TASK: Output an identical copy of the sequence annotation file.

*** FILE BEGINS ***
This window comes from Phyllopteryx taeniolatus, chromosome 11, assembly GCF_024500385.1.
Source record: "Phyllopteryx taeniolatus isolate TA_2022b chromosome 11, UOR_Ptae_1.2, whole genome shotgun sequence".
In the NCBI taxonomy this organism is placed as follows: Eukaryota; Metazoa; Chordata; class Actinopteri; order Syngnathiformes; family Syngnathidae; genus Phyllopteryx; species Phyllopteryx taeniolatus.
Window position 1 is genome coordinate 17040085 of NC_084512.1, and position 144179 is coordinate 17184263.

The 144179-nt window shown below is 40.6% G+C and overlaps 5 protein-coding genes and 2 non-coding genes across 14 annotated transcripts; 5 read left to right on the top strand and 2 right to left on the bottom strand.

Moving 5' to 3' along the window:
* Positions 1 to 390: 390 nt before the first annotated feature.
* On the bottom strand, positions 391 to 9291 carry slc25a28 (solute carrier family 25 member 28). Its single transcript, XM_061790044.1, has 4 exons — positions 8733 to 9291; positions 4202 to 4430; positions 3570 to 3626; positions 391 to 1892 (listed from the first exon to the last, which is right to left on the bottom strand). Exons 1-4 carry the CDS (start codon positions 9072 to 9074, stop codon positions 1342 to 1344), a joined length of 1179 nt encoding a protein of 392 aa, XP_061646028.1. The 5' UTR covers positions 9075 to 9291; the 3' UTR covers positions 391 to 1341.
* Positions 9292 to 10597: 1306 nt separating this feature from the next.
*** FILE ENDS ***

This window comes from Phyllopteryx taeniolatus, chromosome 11, assembly GCF_024500385.1.
Source record: "Phyllopteryx taeniolatus isolate TA_2022b chromosome 11, UOR_Ptae_1.2, whole genome shotgun sequence".
In the NCBI taxonomy this organism is placed as follows: Eukaryota; Metazoa; Chordata; class Actinopteri; order Syngnathiformes; family Syngnathidae; genus Phyllopteryx; species Phyllopteryx taeniolatus.
Window position 1 is genome coordinate 17040085 of NC_084512.1, and position 144179 is coordinate 17184263.

The 144179-nt window shown below is 40.6% G+C and overlaps 5 protein-coding genes and 2 non-coding genes across 14 annotated transcripts; 5 read left to right on the top strand and 2 right to left on the bottom strand.

Moving 5' to 3' along the window:
* Positions 1 to 390: 390 nt before the first annotated feature.
* On the bottom strand, positions 391 to 9291 carry slc25a28 (solute carrier family 25 member 28). Its single transcript, XM_061790044.1, has 4 exons — positions 8733 to 9291; positions 4202 to 4430; positions 3570 to 3626; positions 391 to 1892 (listed from the first exon to the last, which is right to left on the bottom strand). Exons 1-4 carry the CDS (start codon positions 9072 to 9074, stop codon positions 1342 to 1344), a joined length of 1179 nt encoding a protein of 392 aa, XP_061646028.1. The 5' UTR covers positions 9075 to 9291; the 3' UTR covers positions 391 to 1341.
* Positions 9292 to 10597: 1306 nt separating this feature from the next.